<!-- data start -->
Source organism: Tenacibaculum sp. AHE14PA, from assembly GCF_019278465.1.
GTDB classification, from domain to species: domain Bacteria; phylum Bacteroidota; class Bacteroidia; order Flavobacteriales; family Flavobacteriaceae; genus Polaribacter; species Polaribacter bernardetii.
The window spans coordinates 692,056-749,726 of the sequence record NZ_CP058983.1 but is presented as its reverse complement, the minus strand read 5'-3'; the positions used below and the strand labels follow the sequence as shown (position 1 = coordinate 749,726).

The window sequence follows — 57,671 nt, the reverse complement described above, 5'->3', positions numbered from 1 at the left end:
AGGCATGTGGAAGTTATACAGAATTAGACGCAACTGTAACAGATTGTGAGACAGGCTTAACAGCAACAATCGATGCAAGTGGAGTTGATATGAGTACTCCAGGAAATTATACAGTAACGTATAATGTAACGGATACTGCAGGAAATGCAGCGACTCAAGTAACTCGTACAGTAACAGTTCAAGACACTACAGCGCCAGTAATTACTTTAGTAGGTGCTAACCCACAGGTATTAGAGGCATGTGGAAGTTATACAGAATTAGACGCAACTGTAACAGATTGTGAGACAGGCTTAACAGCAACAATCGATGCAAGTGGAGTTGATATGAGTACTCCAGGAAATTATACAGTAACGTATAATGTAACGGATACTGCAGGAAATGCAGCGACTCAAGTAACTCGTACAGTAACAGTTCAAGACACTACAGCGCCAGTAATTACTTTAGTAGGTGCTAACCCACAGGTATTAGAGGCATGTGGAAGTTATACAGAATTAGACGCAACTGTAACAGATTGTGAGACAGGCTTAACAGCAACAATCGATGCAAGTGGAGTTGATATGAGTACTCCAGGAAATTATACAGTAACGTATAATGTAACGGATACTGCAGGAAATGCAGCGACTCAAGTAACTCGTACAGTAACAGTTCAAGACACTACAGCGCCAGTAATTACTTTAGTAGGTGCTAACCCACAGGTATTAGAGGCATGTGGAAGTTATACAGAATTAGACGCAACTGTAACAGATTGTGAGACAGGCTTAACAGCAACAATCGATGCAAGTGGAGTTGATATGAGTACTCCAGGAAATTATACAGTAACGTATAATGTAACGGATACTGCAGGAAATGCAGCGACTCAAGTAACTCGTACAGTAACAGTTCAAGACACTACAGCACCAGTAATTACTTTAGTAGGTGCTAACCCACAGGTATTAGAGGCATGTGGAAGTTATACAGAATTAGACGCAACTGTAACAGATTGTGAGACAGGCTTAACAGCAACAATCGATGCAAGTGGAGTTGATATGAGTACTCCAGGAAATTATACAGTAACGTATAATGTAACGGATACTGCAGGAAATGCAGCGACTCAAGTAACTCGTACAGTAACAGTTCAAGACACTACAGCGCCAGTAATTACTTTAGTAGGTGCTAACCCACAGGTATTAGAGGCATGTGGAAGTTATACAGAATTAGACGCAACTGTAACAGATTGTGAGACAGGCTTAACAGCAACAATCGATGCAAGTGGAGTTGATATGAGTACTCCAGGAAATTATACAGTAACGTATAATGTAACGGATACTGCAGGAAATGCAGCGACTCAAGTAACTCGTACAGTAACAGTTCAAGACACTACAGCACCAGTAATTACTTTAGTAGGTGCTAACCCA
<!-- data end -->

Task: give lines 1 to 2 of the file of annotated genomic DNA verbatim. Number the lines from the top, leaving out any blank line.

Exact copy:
Source organism: Tenacibaculum sp. AHE14PA, from assembly GCF_019278465.1.
GTDB classification, from domain to species: domain Bacteria; phylum Bacteroidota; class Bacteroidia; order Flavobacteriales; family Flavobacteriaceae; genus Polaribacter; species Polaribacter bernardetii.